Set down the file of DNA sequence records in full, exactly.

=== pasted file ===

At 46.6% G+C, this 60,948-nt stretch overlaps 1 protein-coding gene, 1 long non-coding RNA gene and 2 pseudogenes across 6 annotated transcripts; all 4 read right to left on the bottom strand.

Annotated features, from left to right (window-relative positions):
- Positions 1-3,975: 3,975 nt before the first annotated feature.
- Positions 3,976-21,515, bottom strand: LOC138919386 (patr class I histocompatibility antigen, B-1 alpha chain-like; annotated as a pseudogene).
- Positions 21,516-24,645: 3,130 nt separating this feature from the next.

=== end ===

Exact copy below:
At 46.6% G+C, this 60,948-nt stretch overlaps 1 protein-coding gene, 1 long non-coding RNA gene and 2 pseudogenes across 6 annotated transcripts; all 4 read right to left on the bottom strand.

Annotated features, from left to right (window-relative positions):
- Positions 1-3,975: 3,975 nt before the first annotated feature.
- Positions 3,976-21,515, bottom strand: LOC138919386 (patr class I histocompatibility antigen, B-1 alpha chain-like; annotated as a pseudogene).
- Positions 21,516-24,645: 3,130 nt separating this feature from the next.